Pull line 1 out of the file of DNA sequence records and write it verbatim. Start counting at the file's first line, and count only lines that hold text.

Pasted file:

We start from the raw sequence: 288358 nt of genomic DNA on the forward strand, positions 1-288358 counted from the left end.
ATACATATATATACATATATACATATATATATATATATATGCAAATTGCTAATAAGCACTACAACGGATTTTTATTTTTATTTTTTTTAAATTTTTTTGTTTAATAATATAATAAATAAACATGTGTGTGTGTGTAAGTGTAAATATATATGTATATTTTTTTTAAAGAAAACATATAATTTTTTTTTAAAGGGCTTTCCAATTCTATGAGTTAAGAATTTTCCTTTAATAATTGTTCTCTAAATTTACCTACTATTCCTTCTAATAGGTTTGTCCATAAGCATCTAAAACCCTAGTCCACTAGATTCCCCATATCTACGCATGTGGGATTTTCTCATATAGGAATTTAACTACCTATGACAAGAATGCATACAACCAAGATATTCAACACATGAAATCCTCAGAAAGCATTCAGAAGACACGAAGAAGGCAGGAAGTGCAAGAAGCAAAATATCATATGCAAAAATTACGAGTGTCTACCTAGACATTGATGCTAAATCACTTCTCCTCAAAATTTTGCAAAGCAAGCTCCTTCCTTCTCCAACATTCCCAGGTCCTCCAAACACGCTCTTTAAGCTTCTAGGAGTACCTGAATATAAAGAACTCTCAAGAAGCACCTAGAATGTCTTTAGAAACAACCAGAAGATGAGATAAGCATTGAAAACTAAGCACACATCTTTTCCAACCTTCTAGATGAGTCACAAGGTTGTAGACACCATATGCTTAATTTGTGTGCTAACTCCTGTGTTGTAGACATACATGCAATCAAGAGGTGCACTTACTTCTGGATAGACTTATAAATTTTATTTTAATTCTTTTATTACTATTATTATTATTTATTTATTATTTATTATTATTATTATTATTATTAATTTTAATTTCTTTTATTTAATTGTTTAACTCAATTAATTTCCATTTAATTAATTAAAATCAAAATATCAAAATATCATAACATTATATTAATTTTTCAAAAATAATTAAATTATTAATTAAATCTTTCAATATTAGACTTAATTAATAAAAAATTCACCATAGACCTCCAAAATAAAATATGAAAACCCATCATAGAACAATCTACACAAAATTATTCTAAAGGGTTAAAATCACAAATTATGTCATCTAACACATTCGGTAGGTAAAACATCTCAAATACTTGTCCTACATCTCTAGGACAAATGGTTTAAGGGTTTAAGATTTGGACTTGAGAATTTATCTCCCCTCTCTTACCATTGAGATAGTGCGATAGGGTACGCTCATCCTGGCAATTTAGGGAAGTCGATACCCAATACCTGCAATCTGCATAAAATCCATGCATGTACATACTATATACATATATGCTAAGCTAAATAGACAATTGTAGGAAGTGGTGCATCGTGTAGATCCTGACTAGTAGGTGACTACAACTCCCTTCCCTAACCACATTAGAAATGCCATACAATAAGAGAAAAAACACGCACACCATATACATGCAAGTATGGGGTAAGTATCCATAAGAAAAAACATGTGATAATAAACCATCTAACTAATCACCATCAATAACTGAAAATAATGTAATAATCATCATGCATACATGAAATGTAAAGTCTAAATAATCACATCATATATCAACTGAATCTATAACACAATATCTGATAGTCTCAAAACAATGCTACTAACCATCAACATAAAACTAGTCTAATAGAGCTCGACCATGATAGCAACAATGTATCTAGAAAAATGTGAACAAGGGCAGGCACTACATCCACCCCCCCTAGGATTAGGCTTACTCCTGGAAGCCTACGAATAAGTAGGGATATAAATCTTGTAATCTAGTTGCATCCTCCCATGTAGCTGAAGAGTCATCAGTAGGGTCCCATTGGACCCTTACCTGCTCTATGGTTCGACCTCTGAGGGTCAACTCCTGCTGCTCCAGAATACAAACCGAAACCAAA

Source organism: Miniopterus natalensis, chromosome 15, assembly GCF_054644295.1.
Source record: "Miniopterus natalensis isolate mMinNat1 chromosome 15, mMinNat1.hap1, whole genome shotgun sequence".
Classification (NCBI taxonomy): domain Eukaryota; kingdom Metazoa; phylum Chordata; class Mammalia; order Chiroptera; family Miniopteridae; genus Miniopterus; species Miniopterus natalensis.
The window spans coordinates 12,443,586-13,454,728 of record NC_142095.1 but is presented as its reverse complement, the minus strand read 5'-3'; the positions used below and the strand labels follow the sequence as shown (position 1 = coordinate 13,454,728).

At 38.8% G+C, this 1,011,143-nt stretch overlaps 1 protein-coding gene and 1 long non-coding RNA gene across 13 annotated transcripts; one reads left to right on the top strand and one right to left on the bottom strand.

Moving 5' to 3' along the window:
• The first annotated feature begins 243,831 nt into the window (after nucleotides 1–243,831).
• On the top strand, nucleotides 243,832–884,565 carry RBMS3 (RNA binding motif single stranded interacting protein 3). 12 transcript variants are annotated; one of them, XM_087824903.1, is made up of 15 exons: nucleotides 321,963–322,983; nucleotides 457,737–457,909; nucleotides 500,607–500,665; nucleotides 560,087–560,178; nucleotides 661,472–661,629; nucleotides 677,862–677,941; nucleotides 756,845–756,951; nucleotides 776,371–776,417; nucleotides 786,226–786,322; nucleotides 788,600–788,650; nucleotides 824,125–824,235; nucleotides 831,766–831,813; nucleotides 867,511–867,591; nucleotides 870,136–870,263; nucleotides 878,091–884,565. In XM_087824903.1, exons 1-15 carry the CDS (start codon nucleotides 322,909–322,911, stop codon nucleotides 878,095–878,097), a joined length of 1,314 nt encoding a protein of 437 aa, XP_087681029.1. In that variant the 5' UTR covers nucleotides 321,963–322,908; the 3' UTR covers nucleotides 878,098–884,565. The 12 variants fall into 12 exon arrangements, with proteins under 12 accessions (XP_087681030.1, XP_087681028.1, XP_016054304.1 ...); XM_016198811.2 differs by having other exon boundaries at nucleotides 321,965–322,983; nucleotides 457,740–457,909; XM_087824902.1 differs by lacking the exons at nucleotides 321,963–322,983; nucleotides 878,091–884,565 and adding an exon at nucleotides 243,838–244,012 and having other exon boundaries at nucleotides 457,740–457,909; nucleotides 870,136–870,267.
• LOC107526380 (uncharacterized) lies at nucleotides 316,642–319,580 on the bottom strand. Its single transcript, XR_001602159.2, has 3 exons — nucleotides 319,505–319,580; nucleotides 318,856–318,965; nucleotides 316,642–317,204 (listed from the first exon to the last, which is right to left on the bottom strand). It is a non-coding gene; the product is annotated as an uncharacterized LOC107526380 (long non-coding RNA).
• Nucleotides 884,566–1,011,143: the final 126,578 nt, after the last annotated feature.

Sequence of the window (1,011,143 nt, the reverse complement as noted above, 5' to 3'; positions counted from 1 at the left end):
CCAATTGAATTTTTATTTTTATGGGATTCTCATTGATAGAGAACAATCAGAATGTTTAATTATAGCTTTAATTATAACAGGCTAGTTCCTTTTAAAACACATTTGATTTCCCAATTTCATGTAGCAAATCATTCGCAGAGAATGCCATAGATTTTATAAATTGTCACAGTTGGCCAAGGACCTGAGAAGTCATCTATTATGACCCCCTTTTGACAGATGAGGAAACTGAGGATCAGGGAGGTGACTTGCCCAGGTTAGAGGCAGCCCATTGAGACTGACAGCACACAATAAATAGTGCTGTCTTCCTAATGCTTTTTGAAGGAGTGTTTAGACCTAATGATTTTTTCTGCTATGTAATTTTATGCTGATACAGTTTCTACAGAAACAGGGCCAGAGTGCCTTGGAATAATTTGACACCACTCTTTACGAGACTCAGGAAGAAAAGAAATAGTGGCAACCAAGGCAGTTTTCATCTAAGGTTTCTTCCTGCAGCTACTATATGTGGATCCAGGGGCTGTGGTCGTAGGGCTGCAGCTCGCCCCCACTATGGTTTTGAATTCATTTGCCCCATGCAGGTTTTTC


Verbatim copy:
We start from the raw sequence: 288358 nt of genomic DNA on the forward strand, positions 1-288358 counted from the left end.